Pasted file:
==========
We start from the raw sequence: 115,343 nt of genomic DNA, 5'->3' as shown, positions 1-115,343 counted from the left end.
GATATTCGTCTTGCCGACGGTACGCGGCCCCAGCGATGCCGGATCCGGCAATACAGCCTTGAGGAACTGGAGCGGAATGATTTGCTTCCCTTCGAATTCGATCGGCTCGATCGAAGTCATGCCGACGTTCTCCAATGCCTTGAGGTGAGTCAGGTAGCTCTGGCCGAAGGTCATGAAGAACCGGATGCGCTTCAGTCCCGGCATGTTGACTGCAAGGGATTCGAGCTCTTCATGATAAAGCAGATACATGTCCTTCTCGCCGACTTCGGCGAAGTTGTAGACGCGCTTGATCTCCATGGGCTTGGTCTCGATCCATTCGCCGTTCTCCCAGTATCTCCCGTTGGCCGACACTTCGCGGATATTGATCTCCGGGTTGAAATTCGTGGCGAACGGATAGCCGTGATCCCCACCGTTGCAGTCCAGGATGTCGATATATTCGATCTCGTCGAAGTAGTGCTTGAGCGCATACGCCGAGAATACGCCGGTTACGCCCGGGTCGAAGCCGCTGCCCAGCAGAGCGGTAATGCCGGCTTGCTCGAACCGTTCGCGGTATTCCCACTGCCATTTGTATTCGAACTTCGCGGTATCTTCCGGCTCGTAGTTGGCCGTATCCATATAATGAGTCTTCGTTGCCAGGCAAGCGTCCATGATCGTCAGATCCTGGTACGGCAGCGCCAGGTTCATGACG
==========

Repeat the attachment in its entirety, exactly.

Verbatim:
We start from the raw sequence: 115,343 nt of genomic DNA, 5'->3' as shown, positions 1-115,343 counted from the left end.
GATATTCGTCTTGCCGACGGTACGCGGCCCCAGCGATGCCGGATCCGGCAATACAGCCTTGAGGAACTGGAGCGGAATGATTTGCTTCCCTTCGAATTCGATCGGCTCGATCGAAGTCATGCCGACGTTCTCCAATGCCTTGAGGTGAGTCAGGTAGCTCTGGCCGAAGGTCATGAAGAACCGGATGCGCTTCAGTCCCGGCATGTTGACTGCAAGGGATTCGAGCTCTTCATGATAAAGCAGATACATGTCCTTCTCGCCGACTTCGGCGAAGTTGTAGACGCGCTTGATCTCCATGGGCTTGGTCTCGATCCATTCGCCGTTCTCCCAGTATCTCCCGTTGGCCGACACTTCGCGGATATTGATCTCCGGGTTGAAATTCGTGGCGAACGGATAGCCGTGATCCCCACCGTTGCAGTCCAGGATGTCGATATATTCGATCTCGTCGAAGTAGTGCTTGAGCGCATACGCCGAGAATACGCCGGTTACGCCCGGGTCGAAGCCGCTGCCCAGCAGAGCGGTAATGCCGGCTTGCTCGAACCGTTCGCGGTATTCCCACTGCCATTTGTATTCGAACTTCGCGGTATCTTCCGGCTCGTAGTTGGCCGTATCCATATAATGAGTCTTCGTTGCCAGGCAAGCGTCCATGATCGTCAGATCCTGGTACGGCAGCGCCAGGTTCATGACG